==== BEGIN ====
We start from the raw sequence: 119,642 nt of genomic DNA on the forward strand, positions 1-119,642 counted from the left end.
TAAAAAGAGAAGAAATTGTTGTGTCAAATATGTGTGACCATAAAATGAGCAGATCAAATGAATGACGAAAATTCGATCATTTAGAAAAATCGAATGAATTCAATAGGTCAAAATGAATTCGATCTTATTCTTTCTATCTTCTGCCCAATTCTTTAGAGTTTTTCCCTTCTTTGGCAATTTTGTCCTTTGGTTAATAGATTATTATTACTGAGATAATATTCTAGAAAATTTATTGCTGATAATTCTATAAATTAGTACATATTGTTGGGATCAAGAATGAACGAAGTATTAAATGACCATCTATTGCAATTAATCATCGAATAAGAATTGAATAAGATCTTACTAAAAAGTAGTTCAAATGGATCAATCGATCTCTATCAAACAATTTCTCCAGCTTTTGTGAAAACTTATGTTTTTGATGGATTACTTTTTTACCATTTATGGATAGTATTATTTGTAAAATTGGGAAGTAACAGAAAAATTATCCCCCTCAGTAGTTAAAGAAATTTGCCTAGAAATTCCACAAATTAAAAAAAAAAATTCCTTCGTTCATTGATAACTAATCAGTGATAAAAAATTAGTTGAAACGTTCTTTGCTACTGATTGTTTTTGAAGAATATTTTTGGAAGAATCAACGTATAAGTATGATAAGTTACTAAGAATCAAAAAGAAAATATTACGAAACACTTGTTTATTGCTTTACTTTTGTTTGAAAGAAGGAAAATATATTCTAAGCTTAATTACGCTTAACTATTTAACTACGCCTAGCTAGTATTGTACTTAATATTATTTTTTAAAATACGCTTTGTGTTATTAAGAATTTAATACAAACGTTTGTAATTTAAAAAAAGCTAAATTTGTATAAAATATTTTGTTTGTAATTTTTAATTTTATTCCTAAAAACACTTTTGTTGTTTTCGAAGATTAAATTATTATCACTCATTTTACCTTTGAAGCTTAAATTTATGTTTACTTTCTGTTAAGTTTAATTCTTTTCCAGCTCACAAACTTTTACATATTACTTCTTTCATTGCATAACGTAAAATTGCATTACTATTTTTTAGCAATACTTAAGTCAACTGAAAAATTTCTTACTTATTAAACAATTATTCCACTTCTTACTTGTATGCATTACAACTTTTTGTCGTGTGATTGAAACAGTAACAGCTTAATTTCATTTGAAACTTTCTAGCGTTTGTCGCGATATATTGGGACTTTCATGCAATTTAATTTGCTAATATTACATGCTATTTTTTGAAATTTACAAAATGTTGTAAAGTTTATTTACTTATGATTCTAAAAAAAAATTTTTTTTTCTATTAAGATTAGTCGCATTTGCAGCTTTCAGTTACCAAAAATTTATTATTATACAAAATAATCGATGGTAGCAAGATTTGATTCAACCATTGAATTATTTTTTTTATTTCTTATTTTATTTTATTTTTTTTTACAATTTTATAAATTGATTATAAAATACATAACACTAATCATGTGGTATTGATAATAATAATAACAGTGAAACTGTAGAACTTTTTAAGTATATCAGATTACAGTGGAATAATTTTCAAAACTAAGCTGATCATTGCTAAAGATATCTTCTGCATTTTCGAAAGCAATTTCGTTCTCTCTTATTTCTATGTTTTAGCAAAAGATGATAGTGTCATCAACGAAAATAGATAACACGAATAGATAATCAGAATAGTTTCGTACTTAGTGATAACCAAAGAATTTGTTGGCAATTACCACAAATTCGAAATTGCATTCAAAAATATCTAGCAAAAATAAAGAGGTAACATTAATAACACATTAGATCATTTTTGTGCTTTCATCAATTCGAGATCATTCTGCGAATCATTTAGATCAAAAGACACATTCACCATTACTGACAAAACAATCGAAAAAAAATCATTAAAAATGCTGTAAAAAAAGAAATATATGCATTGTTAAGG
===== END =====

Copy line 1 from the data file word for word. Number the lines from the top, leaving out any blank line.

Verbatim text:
We start from the raw sequence: 119,642 nt of genomic DNA on the forward strand, positions 1-119,642 counted from the left end.